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    Why not just go with a smaller size frame? Being a “non standard” size female, I really don’t care for them. The bars tend to be too narrow for my liking and the suspension is too soft for someone of my weight. Usually the components aren’t the equal quality of a unisex frame for the same price. Also the resale on them is a lot more difficult.
    Guerrilla Gravity BAMF, Colorado Front Range

  10. #10
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    This isn't a particularly difficult problem to solve, and I can't think of a good reason to look at "women specific" bikes. You need to start by finding a bike with the correct reach/top-tube length. Just because you have a short torso doesn't mean that you need a short bike, since you may have long arms. Once you have a bike with the correct seat-bar relationship, set up the seat and bars at the correct height. You might need a long dropper post, lots of spacers under the stem, and bars with plenty of rise, but all of those things are common nowadays.

  11. #11
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    Jun 2013
    Honestly, everyone makes good points. Unisex tend to be better. Yeah, womens bikes have lower standover. You're really too tall for the womens bikes, it depends more on arm length.

    I'll add one more. I'm 170 cm, that's 5'6.75". My inseam is 33.3". And I have long arms. So long legs are relative. Women's mountainbike have too low a standover for me. Also. Too short a reach. Too narrow bars. I think the bike fitter said my shoulders were either 42 or 43 cm. Shrug. I"m the smallest person in my family. Sister is 6' tall. Brothers are 6'1" and 6'5. So I'm itty bitty compared to them.

    I need a bike with a steep seat tube because I have difficulty with too much setback. I have a long reach, and that makes the bike's reach shorter. I need a higher stack due to a short torso. I just ride the bikes I want and don't worry much. I know how to adjust them properly. My medium surly karate monkey would be better with a higher head tube. But it's pretty good. It has a steep seat tube, and that is my main requirement for my knee's sake. (According to most mountainbike size charts, I should ride a small. In reality, I could ride a large, though I suppose the handling might be a little wacky).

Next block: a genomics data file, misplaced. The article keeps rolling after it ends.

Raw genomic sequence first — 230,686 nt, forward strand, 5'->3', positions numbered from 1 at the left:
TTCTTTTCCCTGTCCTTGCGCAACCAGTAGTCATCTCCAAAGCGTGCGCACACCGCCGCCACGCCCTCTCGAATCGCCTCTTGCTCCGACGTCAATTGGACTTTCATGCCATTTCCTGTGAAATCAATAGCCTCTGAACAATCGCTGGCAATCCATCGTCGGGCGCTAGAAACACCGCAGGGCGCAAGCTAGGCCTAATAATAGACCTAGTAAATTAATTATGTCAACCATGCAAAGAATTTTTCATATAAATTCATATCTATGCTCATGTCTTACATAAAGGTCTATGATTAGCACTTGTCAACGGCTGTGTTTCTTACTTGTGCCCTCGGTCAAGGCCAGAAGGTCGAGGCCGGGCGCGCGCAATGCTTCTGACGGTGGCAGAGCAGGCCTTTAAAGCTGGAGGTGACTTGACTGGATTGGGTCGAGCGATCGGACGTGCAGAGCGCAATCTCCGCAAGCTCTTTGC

When fitting a bike, the first place to start is your position over the bottom bracket. So first question: do you have long femurs in proportion to your overall leg length and so need a slack seat tube and maybe an offset seatpost? Or are you more centered over your bike with a steep seat tube? Do you always want your knees to be farther forward? For example, a Karate monkey has a 73 degree STA, but an All City Electric Queen in size medium has only 71.5 degrees. Probably too slack for me or I'd already have one.

    The rest of the adjustments go from there. I can't imagine any bike that fits you would have a too short seat tube for your leg length. That is definitely a problem for me, though. I do notice the size large bikes tend to have a lot less standover than I am accustomed to, so it's a little hard for me to judge.

    Oh yeah, bike stiffness. I used to be a professional ballet dancer, have been a cyclist since childhood, and have a mesomorph body type. So my legs are strong. Womens bikes have too much flex. Especially as I ride larger bikes than most women. Noodle time. No thanks. The Pinarello in my signature has a bottom bracket that does not flex. And it's perfect for me. The power transfer in the CAADX is prime, too. The bigger the bike, the more it flexes. So a true women specific bike that fit you might be very flexy.

    Big BMX? That is what you want? Plenty of stuff out there like that. Karate MOnkey time. But I'm biased.

    I'd really love one of these All City EQ's, but I'd need to test and see about the slack seat tube. Seems most people actually prefer that. And I know of people who have them. Snappy and light is how they describe them.
    2018 Surly Karate Monkey 'dingle' speed
    2013 CAADX 105
    2012 Pinarello Quattro
    2002 Zurich LeMond